We should worry about echo chambers, although it turns out that people are interested in serendipity. But people are not interested in the omnibus approach. The number of people going to the NYTimes home page is going down because people go straight to the article. The bundle is put together more by other readers.

None of this will be reversed by increasing the commercial viability of printed newspapers.

“This doesn’t mean all newspapers go away. It does mean a lot of them go away.” “Newspapers will play a less significant role in accountability than they have in the past, which leaves us with a giant hole.” A big problem: Every town of 500,000 or less “sinks into endemic civic corruption” because no one is watching.

He refers to how a story in the Boston Globe went worldwide not because of the Globe but because its audience passed it around. “The public created itself.” “The penumbra of reuse around the article created an enormous amount of its value.” An article on a similar topic (priest pedophiles) in the early 1990s didn’t spread the same way, because the forward-and-recommend infrastructure didn’t exist.

If there were a pay wall around the later article, it would have forestall its effect and value. First, “We need the public good of accountability journalism.” Some newspapers are trying to get an anti-trust exemption to establish a pay wall for the sake of the public good. But that will destroy the village to save it. We should be looking at ways of balancing the cost of producing good journalism and the public good that comes from reuse.

There are three ways to create things accessible to the public. Private companies. NGOs. Social/peer production where people get together and do it. #3 had been confined to picnics, etc. Now it’s becoming a big part of the ecosystem. E.g., Pro Publica. Wikileaks. Open source. “The Internet makes all commercial models of journalism harder to sustain…and social models much, much easier to sustain.” “We’re seeing a re-balancing of the landscape” where all three of these modes of production will be operating. We want experiments across all three of these.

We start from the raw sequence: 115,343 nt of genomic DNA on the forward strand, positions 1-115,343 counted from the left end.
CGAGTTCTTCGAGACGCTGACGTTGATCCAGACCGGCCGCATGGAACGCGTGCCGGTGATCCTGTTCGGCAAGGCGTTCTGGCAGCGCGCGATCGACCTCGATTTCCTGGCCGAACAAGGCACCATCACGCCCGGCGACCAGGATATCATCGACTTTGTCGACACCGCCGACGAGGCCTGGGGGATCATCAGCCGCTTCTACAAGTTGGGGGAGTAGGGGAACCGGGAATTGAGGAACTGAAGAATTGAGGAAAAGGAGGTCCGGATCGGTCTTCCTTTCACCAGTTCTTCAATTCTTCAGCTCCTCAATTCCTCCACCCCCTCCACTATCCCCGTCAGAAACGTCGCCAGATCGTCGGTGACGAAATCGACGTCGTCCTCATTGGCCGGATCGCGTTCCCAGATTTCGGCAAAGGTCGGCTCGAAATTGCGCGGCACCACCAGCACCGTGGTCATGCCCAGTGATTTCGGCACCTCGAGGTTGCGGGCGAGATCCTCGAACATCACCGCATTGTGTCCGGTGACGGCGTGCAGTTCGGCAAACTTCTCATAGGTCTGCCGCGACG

Also, we don’t want to replace newspapers. Newspapers have a single point of failure problem because they do 85% of accountability journalism. We don’t need a single point. We need someone who does 5% and then repeat that 15 times. “It’s a shift from one class of institutions to an ecosystem as a whole.”

Clay says he wants to distance himself from the utopians and optimists. “I think a bad thing is going to happen.” People don’t take seriously that things may get a lot worse for a while. He doesn’t think there’s any way to get out of the coming of public corruption. Between the printing press and the Treaty of Westphalia there were a long 100 years when people didn’t know what to think. “Our goal should be to minimize the depth of that trough … and hasten its end.” But there’s not simple and rapid alternative to 20th century newspapers, in part because what held papers together was “so crazily contingent.”

“I believe that newspapers are irreplaceable in their production of accountability journalism.” Some think we should therefore spend whatever we have to in order to replace them. Others say we should be “transferring our concern to the production of lots and lots of overlapping models of accountability journalism.” “The next step needs to be vast and varied experimentation.”

Q: Alex Jones: I don’t agree that newspapers are ready to be abandoned. In the priest pedophile story you cite, the Catholic Church was brought to heel by the viral information but also by the institutional power of the Globe. As you imagine this future, do you see in this array of smaller entity an institutional power that can bring institutions of power to heel?
A: Not in any simple way. That is the great weakness of the experimental trough: No one news org has that sort of power. Hard news is cross-subsidized by people who buy the paper for the coupons. But the front page has institutional power. The media has lost its force in almost all cases. The question is: Can news gather a public the way newspapers have done? The optimistic face is: We don’t know yet, but it’s there. The pessimistic: The ability of media to bring institutions is fading with the mass audience. I don’t know enough about the economics of converting newspapers to nonprofits.

Q: How about magazines?
A: They’re essentially non-profits. The New Yorker has operated at a lost throughout most of its history. The amount of journalism done by non-NPR radio is very small. Magazines are subsidized by billionaires. “The way to get around the problem with the media model is to have lots of models.”

Q: The revenue base is shrinking but it’s also much easier to acquire information.